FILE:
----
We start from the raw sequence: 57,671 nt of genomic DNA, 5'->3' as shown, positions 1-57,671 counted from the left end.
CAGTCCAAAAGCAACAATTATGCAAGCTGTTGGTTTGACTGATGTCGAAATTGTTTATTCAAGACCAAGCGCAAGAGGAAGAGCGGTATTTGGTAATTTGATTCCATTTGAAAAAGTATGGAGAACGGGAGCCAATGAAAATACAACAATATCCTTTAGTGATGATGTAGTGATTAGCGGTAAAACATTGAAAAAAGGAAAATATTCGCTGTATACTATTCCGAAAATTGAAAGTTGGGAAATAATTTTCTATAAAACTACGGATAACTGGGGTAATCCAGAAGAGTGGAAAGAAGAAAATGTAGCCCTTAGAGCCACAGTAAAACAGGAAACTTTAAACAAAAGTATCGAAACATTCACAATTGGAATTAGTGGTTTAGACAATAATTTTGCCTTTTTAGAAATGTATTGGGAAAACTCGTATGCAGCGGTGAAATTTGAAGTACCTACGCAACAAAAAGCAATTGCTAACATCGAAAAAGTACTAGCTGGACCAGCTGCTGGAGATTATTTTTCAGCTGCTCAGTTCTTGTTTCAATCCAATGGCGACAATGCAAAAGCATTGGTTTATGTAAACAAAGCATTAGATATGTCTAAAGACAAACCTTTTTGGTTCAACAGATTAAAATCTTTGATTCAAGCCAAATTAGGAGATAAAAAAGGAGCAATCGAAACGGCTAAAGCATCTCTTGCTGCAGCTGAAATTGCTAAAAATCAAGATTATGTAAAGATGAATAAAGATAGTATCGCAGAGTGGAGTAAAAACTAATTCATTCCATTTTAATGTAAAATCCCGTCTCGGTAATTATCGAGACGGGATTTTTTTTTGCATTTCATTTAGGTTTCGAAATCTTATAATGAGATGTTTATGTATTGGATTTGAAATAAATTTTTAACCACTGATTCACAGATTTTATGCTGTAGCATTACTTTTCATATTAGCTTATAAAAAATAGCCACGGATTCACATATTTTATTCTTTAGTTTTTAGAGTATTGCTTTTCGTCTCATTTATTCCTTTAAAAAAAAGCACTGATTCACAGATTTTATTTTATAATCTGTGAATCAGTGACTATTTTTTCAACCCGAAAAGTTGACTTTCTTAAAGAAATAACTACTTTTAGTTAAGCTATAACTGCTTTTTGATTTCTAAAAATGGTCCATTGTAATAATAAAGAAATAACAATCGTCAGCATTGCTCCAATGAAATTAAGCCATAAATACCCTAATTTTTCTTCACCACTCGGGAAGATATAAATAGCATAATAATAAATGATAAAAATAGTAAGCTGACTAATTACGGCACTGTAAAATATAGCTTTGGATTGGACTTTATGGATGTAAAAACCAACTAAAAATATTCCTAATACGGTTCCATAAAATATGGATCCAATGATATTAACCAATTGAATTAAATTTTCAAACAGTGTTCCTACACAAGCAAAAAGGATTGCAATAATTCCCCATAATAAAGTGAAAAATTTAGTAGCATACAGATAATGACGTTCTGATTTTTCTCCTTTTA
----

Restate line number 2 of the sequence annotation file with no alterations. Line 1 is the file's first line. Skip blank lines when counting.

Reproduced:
CAGTCCAAAAGCAACAATTATGCAAGCTGTTGGTTTGACTGATGTCGAAATTGTTTATTCAAGACCAAGCGCAAGAGGAAGAGCGGTATTTGGTAATTTGATTCCATTTGAAAAAGTATGGAGAACGGGAGCCAATGAAAATACAACAATATCCTTTAGTGATGATGTAGTGATTAGCGGTAAAACATTGAAAAAAGGAAAATATTCGCTGTATACTATTCCGAAAATTGAAAGTTGGGAAATAATTTTCTATAAAACTACGGATAACTGGGGTAATCCAGAAGAGTGGAAAGAAGAAAATGTAGCCCTTAGAGCCACAGTAAAACAGGAAACTTTAAACAAAAGTATCGAAACATTCACAATTGGAATTAGTGGTTTAGACAATAATTTTGCCTTTTTAGAAATGTATTGGGAAAACTCGTATGCAGCGGTGAAATTTGAAGTACCTACGCAACAAAAAGCAATTGCTAACATCGAAAAAGTACTAGCTGGACCAGCTGCTGGAGATTATTTTTCAGCTGCTCAGTTCTTGTTTCAATCCAATGGCGACAATGCAAAAGCATTGGTTTATGTAAACAAAGCATTAGATATGTCTAAAGACAAACCTTTTTGGTTCAACAGATTAAAATCTTTGATTCAAGCCAAATTAGGAGATAAAAAAGGAGCAATCGAAACGGCTAAAGCATCTCTTGCTGCAGCTGAAATTGCTAAAAATCAAGATTATGTAAAGATGAATAAAGATAGTATCGCAGAGTGGAGTAAAAACTAATTCATTCCATTTTAATGTAAAATCCCGTCTCGGTAATTATCGAGACGGGATTTTTTTTTGCATTTCATTTAGGTTTCGAAATCTTATAATGAGATGTTTATGTATTGGATTTGAAATAAATTTTTAACCACTGATTCACAGATTTTATGCTGTAGCATTACTTTTCATATTAGCTTATAAAAAATAGCCACGGATTCACATATTTTATTCTTTAGTTTTTAGAGTATTGCTTTTCGTCTCATTTATTCCTTTAAAAAAAAGCACTGATTCACAGATTTTATTTTATAATCTGTGAATCAGTGACTATTTTTTCAACCCGAAAAGTTGACTTTCTTAAAGAAATAACTACTTTTAGTTAAGCTATAACTGCTTTTTGATTTCTAAAAATGGTCCATTGTAATAATAAAGAAATAACAATCGTCAGCATTGCTCCAATGAAATTAAGCCATAAATACCCTAATTTTTCTTCACCACTCGGGAAGATATAAATAGCATAATAATAAATGATAAAAATAGTAAGCTGACTAATTACGGCACTGTAAAATATAGCTTTGGATTGGACTTTATGGATGTAAAAACCAACTAAAAATATTCCTAATACGGTTCCATAAAATATGGATCCAATGATATTAACCAATTGAATTAAATTTTCAAACAGTGTTCCTACACAAGCAAAAAGGATTGCAATAATTCCCCATAATAAAGTGAAAAATTTAGTAGCATACAGATAATGACGTTCTGATTTTTCTCCTTTTA